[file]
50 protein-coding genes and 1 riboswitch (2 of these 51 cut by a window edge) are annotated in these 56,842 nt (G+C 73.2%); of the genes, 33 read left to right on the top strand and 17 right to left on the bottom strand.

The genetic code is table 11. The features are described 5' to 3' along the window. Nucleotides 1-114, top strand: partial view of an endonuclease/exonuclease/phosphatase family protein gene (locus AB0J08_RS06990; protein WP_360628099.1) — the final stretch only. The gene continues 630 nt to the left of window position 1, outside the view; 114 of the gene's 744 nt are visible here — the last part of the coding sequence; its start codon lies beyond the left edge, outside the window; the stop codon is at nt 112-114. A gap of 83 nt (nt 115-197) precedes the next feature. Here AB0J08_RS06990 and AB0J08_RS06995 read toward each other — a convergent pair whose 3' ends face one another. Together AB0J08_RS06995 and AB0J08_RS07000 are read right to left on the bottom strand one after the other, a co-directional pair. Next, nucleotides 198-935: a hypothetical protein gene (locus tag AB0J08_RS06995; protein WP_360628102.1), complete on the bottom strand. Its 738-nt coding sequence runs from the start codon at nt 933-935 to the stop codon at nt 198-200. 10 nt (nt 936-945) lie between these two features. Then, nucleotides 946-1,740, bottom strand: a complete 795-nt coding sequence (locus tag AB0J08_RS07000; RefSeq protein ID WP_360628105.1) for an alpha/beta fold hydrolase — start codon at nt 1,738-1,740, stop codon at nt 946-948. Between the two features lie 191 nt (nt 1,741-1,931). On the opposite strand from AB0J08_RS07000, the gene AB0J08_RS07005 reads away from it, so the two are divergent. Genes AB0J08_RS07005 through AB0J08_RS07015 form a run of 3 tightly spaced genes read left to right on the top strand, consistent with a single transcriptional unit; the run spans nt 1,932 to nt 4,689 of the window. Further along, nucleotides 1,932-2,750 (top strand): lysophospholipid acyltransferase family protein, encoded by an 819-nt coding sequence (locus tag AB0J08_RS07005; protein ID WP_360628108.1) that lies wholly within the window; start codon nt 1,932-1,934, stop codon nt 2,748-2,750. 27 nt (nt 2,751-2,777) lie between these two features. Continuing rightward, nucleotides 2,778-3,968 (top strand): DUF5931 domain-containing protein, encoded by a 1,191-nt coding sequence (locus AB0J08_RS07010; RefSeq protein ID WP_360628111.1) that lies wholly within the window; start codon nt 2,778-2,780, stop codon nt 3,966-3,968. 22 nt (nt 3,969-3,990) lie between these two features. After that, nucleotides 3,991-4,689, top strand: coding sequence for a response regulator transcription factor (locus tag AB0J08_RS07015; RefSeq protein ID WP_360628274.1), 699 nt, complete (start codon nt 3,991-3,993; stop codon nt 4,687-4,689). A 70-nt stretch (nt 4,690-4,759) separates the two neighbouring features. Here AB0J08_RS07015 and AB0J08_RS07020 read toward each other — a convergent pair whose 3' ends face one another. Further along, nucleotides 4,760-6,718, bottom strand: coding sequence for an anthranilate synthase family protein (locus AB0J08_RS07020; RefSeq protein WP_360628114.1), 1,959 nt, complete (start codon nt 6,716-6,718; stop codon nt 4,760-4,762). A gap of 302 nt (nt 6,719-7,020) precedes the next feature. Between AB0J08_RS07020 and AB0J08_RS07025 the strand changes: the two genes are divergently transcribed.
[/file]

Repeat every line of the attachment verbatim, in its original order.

50 protein-coding genes and 1 riboswitch (2 of these 51 cut by a window edge) are annotated in these 56,842 nt (G+C 73.2%); of the genes, 33 read left to right on the top strand and 17 right to left on the bottom strand.

The genetic code is table 11. The features are described 5' to 3' along the window. Nucleotides 1-114, top strand: partial view of an endonuclease/exonuclease/phosphatase family protein gene (locus AB0J08_RS06990; protein WP_360628099.1) — the final stretch only. The gene continues 630 nt to the left of window position 1, outside the view; 114 of the gene's 744 nt are visible here — the last part of the coding sequence; its start codon lies beyond the left edge, outside the window; the stop codon is at nt 112-114. A gap of 83 nt (nt 115-197) precedes the next feature. Here AB0J08_RS06990 and AB0J08_RS06995 read toward each other — a convergent pair whose 3' ends face one another. Together AB0J08_RS06995 and AB0J08_RS07000 are read right to left on the bottom strand one after the other, a co-directional pair. Next, nucleotides 198-935: a hypothetical protein gene (locus tag AB0J08_RS06995; protein WP_360628102.1), complete on the bottom strand. Its 738-nt coding sequence runs from the start codon at nt 933-935 to the stop codon at nt 198-200. 10 nt (nt 936-945) lie between these two features. Then, nucleotides 946-1,740, bottom strand: a complete 795-nt coding sequence (locus tag AB0J08_RS07000; RefSeq protein ID WP_360628105.1) for an alpha/beta fold hydrolase — start codon at nt 1,738-1,740, stop codon at nt 946-948. Between the two features lie 191 nt (nt 1,741-1,931). On the opposite strand from AB0J08_RS07000, the gene AB0J08_RS07005 reads away from it, so the two are divergent. Genes AB0J08_RS07005 through AB0J08_RS07015 form a run of 3 tightly spaced genes read left to right on the top strand, consistent with a single transcriptional unit; the run spans nt 1,932 to nt 4,689 of the window. Further along, nucleotides 1,932-2,750 (top strand): lysophospholipid acyltransferase family protein, encoded by an 819-nt coding sequence (locus tag AB0J08_RS07005; protein ID WP_360628108.1) that lies wholly within the window; start codon nt 1,932-1,934, stop codon nt 2,748-2,750. 27 nt (nt 2,751-2,777) lie between these two features. Continuing rightward, nucleotides 2,778-3,968 (top strand): DUF5931 domain-containing protein, encoded by a 1,191-nt coding sequence (locus AB0J08_RS07010; RefSeq protein ID WP_360628111.1) that lies wholly within the window; start codon nt 2,778-2,780, stop codon nt 3,966-3,968. 22 nt (nt 3,969-3,990) lie between these two features. After that, nucleotides 3,991-4,689, top strand: coding sequence for a response regulator transcription factor (locus tag AB0J08_RS07015; RefSeq protein ID WP_360628274.1), 699 nt, complete (start codon nt 3,991-3,993; stop codon nt 4,687-4,689). A 70-nt stretch (nt 4,690-4,759) separates the two neighbouring features. Here AB0J08_RS07015 and AB0J08_RS07020 read toward each other — a convergent pair whose 3' ends face one another. Further along, nucleotides 4,760-6,718, bottom strand: coding sequence for an anthranilate synthase family protein (locus AB0J08_RS07020; RefSeq protein WP_360628114.1), 1,959 nt, complete (start codon nt 6,716-6,718; stop codon nt 4,760-4,762). A gap of 302 nt (nt 6,719-7,020) precedes the next feature. Between AB0J08_RS07020 and AB0J08_RS07025 the strand changes: the two genes are divergently transcribed.